The Swedish Pensions Agency (Pensionsmyndigheten) says it sees a need for a new type of private pension savings scheme, as some sections of the population should be putting more money away for retirement.
In a report investigating this proposal, the authority said while the financial need for increased savings seemed to be low for most people in Sweden, there were nevertheless groups that needed to save more for their pensions.
The agency said in a statement: “A private pension savings scheme that everyone can take advantage of is currently lacking, and one should be created, but we are not taking a position on whether or not those savings should be tax deductible.”
The agency – which administers state pensions and pension-related benefits – said that although tax deductibility for private pension savings ended in 2016, private pension savings in Sweden were continuing to increase.
In the proposal, it said a potential new scheme should have its earliest withdrawal date linked to that of the current state pension, should have a minimum withdrawal period of 10 years and a lifetime payout period as its default, and should also be taxed at the same level as an occupational pension.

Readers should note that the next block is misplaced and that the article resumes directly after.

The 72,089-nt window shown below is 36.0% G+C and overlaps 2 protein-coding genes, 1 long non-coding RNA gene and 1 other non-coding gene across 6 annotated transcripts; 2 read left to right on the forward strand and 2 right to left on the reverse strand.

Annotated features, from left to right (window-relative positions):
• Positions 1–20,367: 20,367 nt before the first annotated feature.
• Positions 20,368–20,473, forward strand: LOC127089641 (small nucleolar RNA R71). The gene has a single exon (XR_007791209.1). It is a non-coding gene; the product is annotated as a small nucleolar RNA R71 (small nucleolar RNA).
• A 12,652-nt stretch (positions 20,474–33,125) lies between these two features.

Erik Ferm, analyst at the Swedish Pensions Agency, said: “We note that having a higher level of pension savings is probably not in the interest of all employees, but there are groups that need to save more for their pensions and who cannot currently do so within a pension product.
“As things stand, whether people have the option of influencing their pension savings themselves, and can have those savings paid out for life, differs between those who have occupational pensions and those who do not,” he added.
The authority said one factor behind a lack of pension savings for some individuals was a having variable income which rarely reached the level for pension contributions.
A drawback of the private pension savings schemes currently available was that they lacked the option for lifelong benefit payments, it said.